In a video commissioned by Apple, Donghoon and James of Incite Design show off some incredible visuals captured by the company’s latest smartphone, the iPhone 12 Pro. The two show how they did it in this 5-minute behind-the-scenes explanation.
“We were enamored with the idea of trying to create a fictional universe,” Donghoon said. “In the past, we weren’t able to get the look that we wanted. I really had to fight the darkness.”
Donhoon continued, “We had to contend with, ‘How do you film darkness?’ What are the parts that build up this fictional universe?”
“With the iPhone 12 Pro, we were able to shoot so much better in low light,” James said.
The duo used a combination of plasma, different colored lasers, as well as different materials to produce a mix of visual effects. The behind-the-scenes video also shows how the two used different liquids to produce a flowing “clouds” effect.
The number of different ideas, machines, and techniques that Donhoon and James talk about in this video come in at a rapid-fire pace, and perhaps more impressive than the final visuals are the interesting ways that the two created desired looks. In one clip they show how they dropped the phone directly into rocks that they had fired upwards using a piston, and in another, they use magnets and iron filings with the camera very close to the surface. One step further, they use ferrofluid to create rapidly flowing ripples that flow wildly on camera.
The final video is definitely worth your time to watch after seeing the methods the two used to create it:
If you have ever been curious about how creators make some of the most interesting practical effects, even this short video will hit you with a large number of outstanding ideas that are worth considering. Though Apple warns “do not attempt” in the behind-the-scenes look, it’s likely more to prevent someone from damaging their phone than it is a warning about experimenting with different materials and lighting.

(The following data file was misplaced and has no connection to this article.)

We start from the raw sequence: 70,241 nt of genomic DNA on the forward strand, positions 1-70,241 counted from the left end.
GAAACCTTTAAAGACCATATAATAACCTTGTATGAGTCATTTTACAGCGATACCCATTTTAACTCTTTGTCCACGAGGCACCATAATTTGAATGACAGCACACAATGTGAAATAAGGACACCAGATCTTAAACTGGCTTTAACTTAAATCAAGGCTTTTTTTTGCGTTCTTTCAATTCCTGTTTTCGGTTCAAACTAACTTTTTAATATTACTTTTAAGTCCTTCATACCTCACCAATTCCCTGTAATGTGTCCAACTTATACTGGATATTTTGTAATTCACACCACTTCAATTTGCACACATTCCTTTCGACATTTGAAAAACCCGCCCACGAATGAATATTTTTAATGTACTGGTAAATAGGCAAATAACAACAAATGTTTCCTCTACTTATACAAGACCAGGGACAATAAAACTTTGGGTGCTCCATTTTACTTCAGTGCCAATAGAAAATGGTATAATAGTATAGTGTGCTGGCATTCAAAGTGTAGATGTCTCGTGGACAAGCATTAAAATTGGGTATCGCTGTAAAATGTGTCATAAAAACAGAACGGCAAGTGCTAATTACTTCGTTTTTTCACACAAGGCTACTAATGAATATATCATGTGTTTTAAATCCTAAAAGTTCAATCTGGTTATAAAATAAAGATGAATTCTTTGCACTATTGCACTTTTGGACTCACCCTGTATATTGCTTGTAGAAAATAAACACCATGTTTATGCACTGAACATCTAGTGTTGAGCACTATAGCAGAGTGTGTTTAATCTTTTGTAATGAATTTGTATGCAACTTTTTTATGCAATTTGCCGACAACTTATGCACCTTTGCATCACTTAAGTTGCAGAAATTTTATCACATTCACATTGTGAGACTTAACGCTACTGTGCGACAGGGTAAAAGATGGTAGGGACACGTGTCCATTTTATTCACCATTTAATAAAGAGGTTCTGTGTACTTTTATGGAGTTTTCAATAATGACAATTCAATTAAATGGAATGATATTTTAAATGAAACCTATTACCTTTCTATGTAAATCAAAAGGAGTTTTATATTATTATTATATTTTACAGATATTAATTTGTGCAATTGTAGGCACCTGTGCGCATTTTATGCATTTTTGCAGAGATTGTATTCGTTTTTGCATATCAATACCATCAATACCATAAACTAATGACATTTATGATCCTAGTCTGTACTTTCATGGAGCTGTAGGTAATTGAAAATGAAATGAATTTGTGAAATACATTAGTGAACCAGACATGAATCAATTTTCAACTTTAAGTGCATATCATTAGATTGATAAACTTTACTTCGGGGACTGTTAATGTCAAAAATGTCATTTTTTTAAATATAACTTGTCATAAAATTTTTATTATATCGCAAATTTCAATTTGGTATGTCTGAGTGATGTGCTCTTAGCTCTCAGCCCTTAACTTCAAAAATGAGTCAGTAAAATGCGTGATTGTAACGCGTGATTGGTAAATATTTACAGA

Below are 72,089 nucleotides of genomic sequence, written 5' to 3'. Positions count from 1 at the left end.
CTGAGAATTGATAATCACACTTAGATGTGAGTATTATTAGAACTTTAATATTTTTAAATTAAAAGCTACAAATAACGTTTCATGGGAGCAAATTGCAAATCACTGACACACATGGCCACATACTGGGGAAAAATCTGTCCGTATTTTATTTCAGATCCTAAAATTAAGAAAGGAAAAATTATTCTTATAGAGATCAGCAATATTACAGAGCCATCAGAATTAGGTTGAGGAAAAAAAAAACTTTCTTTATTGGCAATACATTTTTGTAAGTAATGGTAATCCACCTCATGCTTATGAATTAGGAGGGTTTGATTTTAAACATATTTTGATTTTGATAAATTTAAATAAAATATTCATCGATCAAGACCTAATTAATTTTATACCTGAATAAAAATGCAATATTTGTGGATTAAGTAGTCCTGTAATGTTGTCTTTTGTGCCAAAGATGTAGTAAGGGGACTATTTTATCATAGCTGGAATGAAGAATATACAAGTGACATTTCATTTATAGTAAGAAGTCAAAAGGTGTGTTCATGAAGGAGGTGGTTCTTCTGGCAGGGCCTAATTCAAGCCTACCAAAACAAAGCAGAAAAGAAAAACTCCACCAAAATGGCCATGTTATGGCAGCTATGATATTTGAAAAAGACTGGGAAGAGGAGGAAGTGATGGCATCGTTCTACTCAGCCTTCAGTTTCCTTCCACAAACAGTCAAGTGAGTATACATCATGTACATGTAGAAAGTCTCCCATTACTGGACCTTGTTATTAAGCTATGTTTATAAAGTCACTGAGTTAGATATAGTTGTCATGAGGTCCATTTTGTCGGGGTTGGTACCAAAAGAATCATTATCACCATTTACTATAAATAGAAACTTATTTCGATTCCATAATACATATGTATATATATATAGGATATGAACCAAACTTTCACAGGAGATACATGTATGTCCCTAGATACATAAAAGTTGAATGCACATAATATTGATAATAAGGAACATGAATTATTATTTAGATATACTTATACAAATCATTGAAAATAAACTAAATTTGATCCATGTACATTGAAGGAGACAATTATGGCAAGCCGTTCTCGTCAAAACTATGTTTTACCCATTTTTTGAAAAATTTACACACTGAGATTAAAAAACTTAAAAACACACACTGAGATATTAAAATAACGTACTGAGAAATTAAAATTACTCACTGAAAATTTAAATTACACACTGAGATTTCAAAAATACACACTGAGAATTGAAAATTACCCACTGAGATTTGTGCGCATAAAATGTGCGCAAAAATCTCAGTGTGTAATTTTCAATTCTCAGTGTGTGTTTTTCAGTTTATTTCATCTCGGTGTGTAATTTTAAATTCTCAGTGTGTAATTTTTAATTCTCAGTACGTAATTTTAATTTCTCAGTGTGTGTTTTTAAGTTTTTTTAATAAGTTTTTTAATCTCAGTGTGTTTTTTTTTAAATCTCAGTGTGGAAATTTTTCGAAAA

If you’re interested in what Incite Design has done here, you can follow them on Instagram for more examples of their outstanding effects work.
Steve Giralt is a New York City-based director, visual engineer, and founder of production company The Garage. He shoots those visually-stunning commercials you see on TV, and while most studios keep secret how they are made, Giralt wants to share it all with the world.
His latest project is called The Garage Learning and is live on Kickstarter. Giralt’s goal is to provide a mammoth amount of resources for filmmakers of all skill levels to allow them to create content to the level he and his team have been reaching for years.
The Garage Learning is broken into three categories: beginner, intermediate, and advanced.
Beginner lessons are for creators with smartphones as their main visual tool, and little to no Visual Engineering experience. “If you love to tinker, create, experiment, and learn—or are a parent looking for hands-on, educational activities for your kids—these courses are for you,” Giralt says.
Intermediate/Advanced lessons are for users who may have a DSLR or Mirrorless camera, and maybe even some lights. “You may be a still photographer who wants to get into shooting better videos, or a film student who wants to learn how commercials are engineered. If you’re comfortable with using your camera and have had some experience with photography or film, you’ll be able to get these lessons as part of our One Year Intermediate/Advanced Subscription, or as part of the Professional Subscription.”
Pro lessons are designed for working professionals who want to learn new techniques and ways of working with higher-end cameras and tools; or for those interested in learning how to manage a commercial image-making business.
The Garage Learning has uploaded the a work-in-progress course list:
The Garage Learning isn’t just the education, it also can include the actual tools needed to coordinate motion of objects with the camera. Called Learning Kits, The Garage wants to be able to ship you all the technological tools you will need to use in conjunction with the online courses. “The Learning Kits will bring technology and engineering skills to filmmaking, giving users a hands-on way of learning complicated mechanical and electrical systems normally not taught in any sort of art school,” Giralt says.